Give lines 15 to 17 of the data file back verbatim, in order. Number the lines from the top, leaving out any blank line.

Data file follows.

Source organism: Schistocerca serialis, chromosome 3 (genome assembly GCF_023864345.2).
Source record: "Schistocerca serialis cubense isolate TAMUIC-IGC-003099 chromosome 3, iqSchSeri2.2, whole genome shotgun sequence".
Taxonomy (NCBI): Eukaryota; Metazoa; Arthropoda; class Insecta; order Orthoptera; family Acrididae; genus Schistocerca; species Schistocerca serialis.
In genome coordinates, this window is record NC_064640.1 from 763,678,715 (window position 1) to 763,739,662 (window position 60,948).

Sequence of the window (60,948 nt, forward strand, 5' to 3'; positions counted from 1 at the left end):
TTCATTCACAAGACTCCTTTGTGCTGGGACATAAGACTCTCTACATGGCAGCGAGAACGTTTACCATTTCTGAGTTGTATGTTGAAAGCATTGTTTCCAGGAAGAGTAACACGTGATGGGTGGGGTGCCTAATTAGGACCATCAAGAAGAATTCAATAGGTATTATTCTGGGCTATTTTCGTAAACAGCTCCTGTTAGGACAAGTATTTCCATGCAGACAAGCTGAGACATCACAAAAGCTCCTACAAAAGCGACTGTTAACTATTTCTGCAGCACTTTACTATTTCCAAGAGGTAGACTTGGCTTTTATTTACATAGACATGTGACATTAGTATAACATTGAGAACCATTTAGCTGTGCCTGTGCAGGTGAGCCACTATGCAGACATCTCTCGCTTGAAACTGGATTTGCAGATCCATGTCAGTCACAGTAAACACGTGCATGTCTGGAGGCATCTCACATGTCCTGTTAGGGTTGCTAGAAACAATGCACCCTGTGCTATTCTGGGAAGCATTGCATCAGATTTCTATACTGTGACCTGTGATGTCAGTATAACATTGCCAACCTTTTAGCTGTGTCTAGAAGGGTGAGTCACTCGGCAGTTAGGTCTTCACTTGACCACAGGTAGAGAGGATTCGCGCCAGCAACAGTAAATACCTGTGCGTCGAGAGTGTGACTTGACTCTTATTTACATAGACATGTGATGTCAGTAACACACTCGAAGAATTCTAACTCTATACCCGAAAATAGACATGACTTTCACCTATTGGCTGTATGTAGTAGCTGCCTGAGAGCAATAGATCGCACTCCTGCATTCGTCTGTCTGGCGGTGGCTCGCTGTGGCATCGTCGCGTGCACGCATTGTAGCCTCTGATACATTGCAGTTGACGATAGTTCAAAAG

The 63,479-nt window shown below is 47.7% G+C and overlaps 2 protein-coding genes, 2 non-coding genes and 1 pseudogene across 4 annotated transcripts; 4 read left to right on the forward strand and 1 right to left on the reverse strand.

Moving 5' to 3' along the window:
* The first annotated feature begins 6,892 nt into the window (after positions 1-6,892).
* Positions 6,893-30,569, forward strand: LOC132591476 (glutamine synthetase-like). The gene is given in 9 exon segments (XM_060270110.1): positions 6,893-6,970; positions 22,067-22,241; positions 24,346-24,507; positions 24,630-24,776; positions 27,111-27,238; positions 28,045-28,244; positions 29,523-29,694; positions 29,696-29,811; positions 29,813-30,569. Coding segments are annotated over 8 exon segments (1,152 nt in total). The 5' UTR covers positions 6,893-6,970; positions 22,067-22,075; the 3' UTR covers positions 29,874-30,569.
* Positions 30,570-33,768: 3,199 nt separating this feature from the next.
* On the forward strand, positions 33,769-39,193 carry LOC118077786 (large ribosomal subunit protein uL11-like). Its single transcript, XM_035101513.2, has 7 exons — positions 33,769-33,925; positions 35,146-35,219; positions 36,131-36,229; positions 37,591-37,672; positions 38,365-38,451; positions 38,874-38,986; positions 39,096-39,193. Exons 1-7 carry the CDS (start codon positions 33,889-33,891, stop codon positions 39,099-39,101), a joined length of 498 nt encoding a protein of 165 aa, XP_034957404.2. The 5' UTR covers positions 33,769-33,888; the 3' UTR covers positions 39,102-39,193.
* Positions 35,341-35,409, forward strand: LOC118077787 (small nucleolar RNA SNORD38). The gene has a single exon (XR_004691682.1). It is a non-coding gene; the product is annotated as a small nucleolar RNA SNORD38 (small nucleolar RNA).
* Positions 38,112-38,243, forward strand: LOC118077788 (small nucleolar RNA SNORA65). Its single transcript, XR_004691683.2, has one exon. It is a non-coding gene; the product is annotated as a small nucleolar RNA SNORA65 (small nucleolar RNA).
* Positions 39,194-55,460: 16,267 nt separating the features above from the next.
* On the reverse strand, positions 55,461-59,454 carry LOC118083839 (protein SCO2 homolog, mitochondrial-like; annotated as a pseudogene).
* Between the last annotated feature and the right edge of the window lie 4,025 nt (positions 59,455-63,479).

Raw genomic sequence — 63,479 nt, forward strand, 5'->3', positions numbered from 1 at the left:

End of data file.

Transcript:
* Positions 39,194-55,460: 16,267 nt separating the features above from the next.
* On the reverse strand, positions 55,461-59,454 carry LOC118083839 (protein SCO2 homolog, mitochondrial-like; annotated as a pseudogene).
* Between the last annotated feature and the right edge of the window lie 4,025 nt (positions 59,455-63,479).